Now that you created both configuration files (and hopefully configured a bit more than only the skeleton file), you have to register the JEA configuration to let the magic happen. You can do this either manual or via DSC.
Register JEA manually (here: registering the Operator Role from my demo):
Register-PSSessionConfiguration -Name Operator -Path "$path\Operator-SessionConfigurationFile.pssc"
After Registering, you should restart WMI for your configuration to become active:
Restart-Service -name Winrm
Establishing a JEA connection
When registering the JEA configuration, a new session configuration is created.
You may establish a remote session, but you can also connect locally via JEA:
Enter-PSSession –ComputerName localhost –ConfigurationName Operator -Credential $DomainNetbiosName\Operator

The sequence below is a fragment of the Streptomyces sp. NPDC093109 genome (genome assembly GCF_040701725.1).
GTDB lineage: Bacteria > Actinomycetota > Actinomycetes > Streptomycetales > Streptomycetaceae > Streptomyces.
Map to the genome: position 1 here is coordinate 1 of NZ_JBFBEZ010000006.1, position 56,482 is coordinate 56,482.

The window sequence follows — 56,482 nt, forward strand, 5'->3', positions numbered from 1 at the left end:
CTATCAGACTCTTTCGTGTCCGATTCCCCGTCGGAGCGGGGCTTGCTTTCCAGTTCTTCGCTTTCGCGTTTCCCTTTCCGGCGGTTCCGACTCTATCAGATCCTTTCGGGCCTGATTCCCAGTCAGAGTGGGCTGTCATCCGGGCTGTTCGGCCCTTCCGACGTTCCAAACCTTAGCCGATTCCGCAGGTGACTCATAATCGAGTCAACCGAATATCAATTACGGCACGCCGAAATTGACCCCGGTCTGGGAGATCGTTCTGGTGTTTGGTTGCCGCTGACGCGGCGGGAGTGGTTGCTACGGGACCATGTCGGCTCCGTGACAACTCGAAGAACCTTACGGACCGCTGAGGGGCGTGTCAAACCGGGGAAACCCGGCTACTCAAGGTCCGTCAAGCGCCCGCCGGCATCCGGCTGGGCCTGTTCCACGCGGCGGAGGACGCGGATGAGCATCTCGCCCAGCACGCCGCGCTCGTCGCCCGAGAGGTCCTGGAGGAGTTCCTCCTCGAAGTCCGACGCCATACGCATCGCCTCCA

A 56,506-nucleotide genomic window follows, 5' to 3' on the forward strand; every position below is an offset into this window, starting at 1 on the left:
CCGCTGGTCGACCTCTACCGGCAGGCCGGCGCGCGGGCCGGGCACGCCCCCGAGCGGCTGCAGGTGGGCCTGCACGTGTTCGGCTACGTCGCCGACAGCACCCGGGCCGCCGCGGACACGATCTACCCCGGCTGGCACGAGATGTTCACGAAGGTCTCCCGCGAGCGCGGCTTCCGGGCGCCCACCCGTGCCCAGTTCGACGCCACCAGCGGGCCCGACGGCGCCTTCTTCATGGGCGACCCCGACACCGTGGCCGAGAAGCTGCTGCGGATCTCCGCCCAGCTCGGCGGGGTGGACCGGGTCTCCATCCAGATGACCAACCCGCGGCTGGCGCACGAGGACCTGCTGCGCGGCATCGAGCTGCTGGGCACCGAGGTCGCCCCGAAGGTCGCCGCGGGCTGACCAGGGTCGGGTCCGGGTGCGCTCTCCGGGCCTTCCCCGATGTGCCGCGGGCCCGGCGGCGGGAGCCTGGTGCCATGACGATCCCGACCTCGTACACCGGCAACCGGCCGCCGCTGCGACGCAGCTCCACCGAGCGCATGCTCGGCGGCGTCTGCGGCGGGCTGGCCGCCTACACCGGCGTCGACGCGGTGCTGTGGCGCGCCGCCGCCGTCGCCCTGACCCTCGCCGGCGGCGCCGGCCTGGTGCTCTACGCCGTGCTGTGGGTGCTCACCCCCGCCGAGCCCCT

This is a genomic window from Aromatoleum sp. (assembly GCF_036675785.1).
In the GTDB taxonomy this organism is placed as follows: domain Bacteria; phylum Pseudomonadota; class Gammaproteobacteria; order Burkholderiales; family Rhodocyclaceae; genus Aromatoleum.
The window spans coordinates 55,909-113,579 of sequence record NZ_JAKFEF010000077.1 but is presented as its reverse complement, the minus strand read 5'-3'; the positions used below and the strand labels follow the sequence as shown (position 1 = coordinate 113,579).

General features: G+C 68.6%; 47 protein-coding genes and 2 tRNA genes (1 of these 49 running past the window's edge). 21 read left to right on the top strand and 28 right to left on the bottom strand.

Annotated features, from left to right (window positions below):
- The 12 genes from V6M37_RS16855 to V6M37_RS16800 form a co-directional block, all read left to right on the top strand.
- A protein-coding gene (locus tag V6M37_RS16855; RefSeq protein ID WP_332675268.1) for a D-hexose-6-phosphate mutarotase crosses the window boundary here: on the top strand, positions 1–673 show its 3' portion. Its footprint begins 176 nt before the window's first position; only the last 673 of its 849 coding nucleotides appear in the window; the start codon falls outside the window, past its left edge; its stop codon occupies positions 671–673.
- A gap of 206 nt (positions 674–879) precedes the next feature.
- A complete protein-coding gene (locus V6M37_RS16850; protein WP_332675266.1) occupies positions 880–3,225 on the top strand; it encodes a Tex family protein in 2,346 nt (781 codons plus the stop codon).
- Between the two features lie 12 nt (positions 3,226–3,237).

Planning for the deployment
To implement a proper JEA configuration, you should identify which commands your users are using. In a second step you create your role capability and session configuration files to restrict your JEA pilot administrators. Deploy the configuration, test it and go back to the first step if needed – to configure even more granular commands.
Risks and misconfiguration
JEA can help you a lot to mitigate risks in your environment, but if there are flaws in your configuration, an attacker still can exploit JEA and take control over your environment.
Some examples of a bad configuration:
- Granting the connecting user admin privileges to bypass JEA
PS> Add-LocalGroupMember -Member 'CONTOSO\jdoe' -Group 'Administrators’
Add-ADGroupMember, Add-LocalGroupMember, net.exe, dsadd.exe
- Running arbitrary code, such as malware, exploits, or custom scripts to bypass protections
PS> Start-Process -FilePath '\\san\share\malware.exe’
Start-Process, New-Service, Invoke-Item, Invoke-WmiMethod, Invoke-CimMethod, Invoke-Expression, Invoke-Command, New-ScheduledTask, Register-ScheduledJob
- Wildcard configuration is evil
- Be careful when using the JEA helper tool
- Use signing to protect role capability files from tampering.
- Secure transcript files and event logs following the guidance in the blog post PowerShell ♥ the Blue Team.